Prometheus

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Taylor & Francis, 2006 - History - 155 pages
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With no recent publications discussing Prometheus at length, this book provides a much-needed introduction to the Promethean myth of this rebellious god who defied Zeus to steal fire for mankind.

Seeking to locate the nature of this compelling tale's continuing relevance throughout history, Carol Dougherty traces a history of the myth of Prometheus from its origins in ancient Greece, to its resurgence in the works of the Romantic era and beyond.

Offering a comparative approach that includes visual material and film, the book reveals a Prometheus who was a rebel against Zeus' tyranny to Aeschylus, a defender of political and artistic integrity to Percy Bysshe Shelley, and a symbol of technological innovation during the industrial revolution; his resilience and adaptability illuminating his power and importance in Western culture.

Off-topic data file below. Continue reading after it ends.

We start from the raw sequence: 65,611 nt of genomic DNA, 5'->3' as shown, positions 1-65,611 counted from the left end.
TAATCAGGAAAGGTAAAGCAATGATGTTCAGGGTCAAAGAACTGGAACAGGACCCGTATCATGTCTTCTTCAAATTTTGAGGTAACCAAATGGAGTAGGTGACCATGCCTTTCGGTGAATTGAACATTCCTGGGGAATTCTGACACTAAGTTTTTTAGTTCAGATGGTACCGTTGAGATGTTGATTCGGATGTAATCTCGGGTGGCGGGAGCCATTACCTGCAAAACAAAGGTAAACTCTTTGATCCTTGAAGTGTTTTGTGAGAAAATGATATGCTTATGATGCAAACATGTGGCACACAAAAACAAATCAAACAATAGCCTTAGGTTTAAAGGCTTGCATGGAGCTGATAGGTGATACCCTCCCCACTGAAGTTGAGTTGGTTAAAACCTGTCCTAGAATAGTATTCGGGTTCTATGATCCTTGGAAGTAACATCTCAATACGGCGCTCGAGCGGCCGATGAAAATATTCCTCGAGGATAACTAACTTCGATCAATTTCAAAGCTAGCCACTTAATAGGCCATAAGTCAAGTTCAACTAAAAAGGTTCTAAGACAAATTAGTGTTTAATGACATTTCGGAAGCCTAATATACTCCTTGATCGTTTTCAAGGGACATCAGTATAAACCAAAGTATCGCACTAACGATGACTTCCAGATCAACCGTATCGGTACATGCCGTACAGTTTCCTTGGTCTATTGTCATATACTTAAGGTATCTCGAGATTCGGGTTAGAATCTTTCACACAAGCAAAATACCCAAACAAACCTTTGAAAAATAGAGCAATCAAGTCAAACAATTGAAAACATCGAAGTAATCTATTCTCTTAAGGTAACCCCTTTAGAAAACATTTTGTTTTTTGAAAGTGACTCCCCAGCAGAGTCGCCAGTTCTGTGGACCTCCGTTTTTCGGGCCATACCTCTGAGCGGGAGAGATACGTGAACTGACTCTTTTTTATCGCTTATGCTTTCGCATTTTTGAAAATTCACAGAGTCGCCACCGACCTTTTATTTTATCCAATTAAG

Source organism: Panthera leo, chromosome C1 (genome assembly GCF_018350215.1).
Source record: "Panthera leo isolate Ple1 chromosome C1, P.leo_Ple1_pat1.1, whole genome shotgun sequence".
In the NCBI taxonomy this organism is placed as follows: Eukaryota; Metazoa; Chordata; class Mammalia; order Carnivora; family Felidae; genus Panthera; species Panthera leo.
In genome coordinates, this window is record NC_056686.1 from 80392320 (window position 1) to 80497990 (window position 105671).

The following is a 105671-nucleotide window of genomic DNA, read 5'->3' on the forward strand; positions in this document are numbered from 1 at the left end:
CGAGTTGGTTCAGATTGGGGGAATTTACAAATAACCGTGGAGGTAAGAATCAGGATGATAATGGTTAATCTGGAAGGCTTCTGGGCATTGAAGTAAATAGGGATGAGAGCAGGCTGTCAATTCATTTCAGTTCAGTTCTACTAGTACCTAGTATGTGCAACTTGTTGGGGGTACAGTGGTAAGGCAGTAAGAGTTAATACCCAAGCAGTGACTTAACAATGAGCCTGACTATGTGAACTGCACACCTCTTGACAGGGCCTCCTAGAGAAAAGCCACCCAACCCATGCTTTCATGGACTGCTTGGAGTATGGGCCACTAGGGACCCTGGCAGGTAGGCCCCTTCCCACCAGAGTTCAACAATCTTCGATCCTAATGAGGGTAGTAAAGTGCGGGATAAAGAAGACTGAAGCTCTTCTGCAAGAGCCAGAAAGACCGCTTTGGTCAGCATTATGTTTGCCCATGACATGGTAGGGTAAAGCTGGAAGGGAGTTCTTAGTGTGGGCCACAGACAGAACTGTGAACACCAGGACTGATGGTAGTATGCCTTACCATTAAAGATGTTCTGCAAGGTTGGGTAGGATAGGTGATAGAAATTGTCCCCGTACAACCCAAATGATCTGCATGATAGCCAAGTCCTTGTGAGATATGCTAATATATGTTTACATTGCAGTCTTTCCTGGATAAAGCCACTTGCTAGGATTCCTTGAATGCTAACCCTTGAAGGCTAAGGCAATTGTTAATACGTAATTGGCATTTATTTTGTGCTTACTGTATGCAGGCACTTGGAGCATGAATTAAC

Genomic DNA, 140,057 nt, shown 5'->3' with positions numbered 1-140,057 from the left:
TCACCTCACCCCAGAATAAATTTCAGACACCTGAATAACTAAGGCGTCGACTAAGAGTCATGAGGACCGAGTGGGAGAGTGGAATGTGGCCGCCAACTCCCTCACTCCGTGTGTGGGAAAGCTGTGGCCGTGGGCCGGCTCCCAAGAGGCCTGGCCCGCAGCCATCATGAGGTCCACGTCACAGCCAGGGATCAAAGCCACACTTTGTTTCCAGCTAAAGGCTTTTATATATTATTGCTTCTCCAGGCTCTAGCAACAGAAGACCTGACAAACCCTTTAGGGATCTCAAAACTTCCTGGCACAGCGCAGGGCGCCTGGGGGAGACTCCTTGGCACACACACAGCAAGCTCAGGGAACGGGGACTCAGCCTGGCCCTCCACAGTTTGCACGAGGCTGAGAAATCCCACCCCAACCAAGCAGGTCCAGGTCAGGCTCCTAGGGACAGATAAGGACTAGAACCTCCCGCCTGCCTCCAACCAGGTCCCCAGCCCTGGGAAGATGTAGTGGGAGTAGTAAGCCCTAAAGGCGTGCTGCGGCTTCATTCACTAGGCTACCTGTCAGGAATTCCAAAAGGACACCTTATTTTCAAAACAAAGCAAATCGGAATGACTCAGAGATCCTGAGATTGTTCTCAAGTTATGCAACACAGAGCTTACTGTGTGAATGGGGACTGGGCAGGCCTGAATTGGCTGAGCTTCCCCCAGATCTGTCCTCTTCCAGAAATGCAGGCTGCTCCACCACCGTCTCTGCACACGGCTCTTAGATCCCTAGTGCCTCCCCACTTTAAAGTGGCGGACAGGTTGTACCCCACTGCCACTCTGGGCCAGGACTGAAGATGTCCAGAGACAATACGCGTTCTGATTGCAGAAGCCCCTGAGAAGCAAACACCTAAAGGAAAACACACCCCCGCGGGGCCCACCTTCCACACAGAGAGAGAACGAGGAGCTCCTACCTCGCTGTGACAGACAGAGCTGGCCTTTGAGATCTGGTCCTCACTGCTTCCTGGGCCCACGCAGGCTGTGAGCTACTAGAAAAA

Prometheus is an essential introduction to the Promethean myth for all readers of classics, the arts and literature alike.

 

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Contents

HESIODS PROMETHEUS 11
27
THE CULT OF PROMETHEUS AT ATHENS
46
THE ROMANTIC PROMETHEUS
91
PROMETHEUS IN THE CONTEMPORARY AGE
116
Fire and poetry
136
Index
153
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About the author (2006)

Carol Dougherty is Professor of Classical Studies at Wellesley College.

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